|The problem |
The popular and excellent Philips ToUcam and its successor, the SPC900NC, are now no longer available as new items, though you may still be able to get them on eBay. If so, they are well worth having and are superior to most webcams currently available. This is because they contain CCD chips rather than less-sensitive CMOS chips.
The ToUcam had a lens which could be easily unscrewed and replaced by a 1¼-inch adapter which was readily available from a number of suppliers for its 12 mm x 0.5 mm thread. The SPC900NC had the same thread though the lens was less easy to remove, but it was still an easy job.
Imaging with the ToUcam was therefore a simple matter of focusing the telescope, ideally using an eyepiece with a graticule and with a parfocal ring, then swapped it for the ToUcam the object would be in the centre of the field of view and close to focus.
I suspect that the Celestron NexImage uses the same chip as the ToUcam. It is considerably more expensive though it includes the adapter. Even so, it is lower cost than the purpose-built planetary imaging cameras described below ($159/£134). Stocks are available from David Hinds in the UK as well as from the States as of March 2009. Vista drivers are available.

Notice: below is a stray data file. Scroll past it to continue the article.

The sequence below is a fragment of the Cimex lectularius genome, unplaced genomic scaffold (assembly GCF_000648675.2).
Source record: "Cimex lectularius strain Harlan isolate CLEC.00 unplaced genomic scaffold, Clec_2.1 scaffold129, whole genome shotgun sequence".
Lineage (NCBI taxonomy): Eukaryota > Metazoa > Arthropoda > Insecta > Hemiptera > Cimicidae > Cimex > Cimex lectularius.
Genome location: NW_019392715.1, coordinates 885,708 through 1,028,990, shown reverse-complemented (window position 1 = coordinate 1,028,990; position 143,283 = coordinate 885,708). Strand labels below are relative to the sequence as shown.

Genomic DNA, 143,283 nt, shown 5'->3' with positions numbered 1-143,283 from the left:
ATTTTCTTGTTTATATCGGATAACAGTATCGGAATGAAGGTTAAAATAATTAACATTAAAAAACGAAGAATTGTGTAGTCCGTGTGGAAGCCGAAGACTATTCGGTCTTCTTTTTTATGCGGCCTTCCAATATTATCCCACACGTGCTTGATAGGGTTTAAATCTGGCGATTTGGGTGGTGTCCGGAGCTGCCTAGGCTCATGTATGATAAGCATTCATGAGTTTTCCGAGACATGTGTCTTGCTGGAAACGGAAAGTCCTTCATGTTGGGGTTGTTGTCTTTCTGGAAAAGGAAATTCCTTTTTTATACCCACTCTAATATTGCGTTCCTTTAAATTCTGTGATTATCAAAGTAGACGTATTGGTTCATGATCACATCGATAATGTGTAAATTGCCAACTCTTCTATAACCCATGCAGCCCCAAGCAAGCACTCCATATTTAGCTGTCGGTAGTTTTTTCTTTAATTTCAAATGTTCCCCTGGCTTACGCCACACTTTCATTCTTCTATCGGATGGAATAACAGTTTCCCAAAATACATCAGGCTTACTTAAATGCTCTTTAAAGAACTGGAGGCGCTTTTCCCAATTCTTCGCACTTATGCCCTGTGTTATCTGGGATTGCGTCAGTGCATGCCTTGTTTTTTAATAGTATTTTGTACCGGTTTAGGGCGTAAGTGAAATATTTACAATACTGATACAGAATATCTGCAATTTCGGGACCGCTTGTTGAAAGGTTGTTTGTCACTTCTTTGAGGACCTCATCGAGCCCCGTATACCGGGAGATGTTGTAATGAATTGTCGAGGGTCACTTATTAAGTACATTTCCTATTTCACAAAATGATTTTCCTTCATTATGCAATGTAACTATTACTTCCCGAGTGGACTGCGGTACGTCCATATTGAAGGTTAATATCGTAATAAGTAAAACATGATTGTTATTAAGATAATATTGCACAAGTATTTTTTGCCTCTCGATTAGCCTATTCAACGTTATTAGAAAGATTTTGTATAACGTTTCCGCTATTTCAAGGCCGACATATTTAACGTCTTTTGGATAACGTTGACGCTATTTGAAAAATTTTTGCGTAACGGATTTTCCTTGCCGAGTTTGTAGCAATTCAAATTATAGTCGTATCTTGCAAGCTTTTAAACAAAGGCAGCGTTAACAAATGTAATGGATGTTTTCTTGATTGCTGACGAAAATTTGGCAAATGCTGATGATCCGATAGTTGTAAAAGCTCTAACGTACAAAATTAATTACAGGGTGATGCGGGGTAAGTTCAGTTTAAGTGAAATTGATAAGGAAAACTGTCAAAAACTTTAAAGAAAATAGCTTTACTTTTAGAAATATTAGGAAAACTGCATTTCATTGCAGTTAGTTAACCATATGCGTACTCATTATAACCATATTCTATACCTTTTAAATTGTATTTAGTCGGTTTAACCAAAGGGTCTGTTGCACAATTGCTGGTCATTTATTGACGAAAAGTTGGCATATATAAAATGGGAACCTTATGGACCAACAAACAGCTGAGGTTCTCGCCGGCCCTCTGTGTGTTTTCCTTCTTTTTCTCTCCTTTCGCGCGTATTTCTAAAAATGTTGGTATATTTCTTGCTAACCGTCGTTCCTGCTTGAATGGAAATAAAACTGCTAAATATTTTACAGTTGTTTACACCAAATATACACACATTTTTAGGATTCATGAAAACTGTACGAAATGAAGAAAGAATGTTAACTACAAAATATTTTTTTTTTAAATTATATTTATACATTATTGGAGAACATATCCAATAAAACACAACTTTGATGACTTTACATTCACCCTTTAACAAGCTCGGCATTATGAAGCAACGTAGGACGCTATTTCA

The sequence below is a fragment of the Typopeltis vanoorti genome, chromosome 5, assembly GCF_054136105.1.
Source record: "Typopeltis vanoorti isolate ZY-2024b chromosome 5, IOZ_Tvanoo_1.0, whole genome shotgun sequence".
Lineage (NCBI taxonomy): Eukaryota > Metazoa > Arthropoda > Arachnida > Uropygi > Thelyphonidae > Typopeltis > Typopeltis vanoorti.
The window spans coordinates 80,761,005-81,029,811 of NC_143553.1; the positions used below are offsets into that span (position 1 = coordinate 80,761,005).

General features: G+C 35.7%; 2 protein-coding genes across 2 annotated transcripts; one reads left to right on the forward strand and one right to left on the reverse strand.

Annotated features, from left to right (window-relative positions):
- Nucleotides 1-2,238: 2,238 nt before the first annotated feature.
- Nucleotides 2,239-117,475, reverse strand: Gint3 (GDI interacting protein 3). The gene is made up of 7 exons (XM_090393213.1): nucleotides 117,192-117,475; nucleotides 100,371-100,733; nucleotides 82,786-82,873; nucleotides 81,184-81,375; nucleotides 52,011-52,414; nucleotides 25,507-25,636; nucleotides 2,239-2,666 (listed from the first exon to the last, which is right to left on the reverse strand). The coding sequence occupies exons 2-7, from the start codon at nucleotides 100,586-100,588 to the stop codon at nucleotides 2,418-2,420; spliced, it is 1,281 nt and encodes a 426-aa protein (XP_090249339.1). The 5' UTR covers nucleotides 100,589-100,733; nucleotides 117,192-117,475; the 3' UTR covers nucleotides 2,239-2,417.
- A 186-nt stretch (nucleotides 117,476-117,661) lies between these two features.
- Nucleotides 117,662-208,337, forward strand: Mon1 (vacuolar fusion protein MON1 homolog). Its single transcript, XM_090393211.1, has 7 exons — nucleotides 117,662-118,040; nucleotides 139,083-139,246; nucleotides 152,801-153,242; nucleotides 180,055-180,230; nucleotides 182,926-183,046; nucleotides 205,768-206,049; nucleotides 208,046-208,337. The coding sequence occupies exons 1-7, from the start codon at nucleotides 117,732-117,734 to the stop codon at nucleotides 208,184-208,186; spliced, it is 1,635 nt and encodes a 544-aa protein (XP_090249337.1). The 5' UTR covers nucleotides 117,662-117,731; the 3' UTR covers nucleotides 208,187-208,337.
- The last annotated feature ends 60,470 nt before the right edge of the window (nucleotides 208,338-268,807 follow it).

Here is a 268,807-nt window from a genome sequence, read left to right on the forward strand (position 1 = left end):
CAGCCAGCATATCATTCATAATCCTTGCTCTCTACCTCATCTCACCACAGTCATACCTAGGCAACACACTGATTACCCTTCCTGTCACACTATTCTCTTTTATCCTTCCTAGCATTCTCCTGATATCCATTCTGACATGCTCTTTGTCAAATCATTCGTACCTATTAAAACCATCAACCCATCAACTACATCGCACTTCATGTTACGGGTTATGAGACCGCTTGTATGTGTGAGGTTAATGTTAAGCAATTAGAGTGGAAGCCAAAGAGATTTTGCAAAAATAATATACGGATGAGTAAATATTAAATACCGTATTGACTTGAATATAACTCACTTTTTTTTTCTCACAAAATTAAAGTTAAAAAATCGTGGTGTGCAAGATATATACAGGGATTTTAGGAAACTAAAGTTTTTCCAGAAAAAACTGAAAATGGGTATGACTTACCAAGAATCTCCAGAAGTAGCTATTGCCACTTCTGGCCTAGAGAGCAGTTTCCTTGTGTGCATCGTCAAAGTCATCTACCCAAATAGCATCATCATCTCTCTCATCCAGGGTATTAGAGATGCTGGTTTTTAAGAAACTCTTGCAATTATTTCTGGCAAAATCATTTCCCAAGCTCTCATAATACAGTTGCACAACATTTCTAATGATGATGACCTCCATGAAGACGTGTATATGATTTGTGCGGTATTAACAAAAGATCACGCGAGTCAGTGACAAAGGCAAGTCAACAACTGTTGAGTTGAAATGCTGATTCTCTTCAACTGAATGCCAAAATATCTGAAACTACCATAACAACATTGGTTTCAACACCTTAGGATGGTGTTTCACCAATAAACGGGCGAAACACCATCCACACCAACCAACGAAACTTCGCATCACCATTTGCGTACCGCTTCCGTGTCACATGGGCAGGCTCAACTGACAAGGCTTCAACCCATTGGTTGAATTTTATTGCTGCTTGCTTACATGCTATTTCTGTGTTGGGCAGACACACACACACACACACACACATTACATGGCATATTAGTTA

Webcams are cheap to buy and still give some sort of a result, particularly on the Moon. So here is an account of webcams I have tried and the results.
The cheapest webcams available from PC World and Tesco look identical and cost around £5. I tried the PC World PCL 100K model (right). The lens does in fact unscrew and has the same 12 mm 0.5 mm pitch thread as a standard ToUcam adapter, though the adapter requires a long thread to fit. The 'on' LED needs sticky tape over it when used for astro-imaging.
Results with this camera were not bad considering its low cost. This picture of Petavius was made using an undriven 70 mm f/10 refractor, using just a few frames. However, the colour balance was hard to control.
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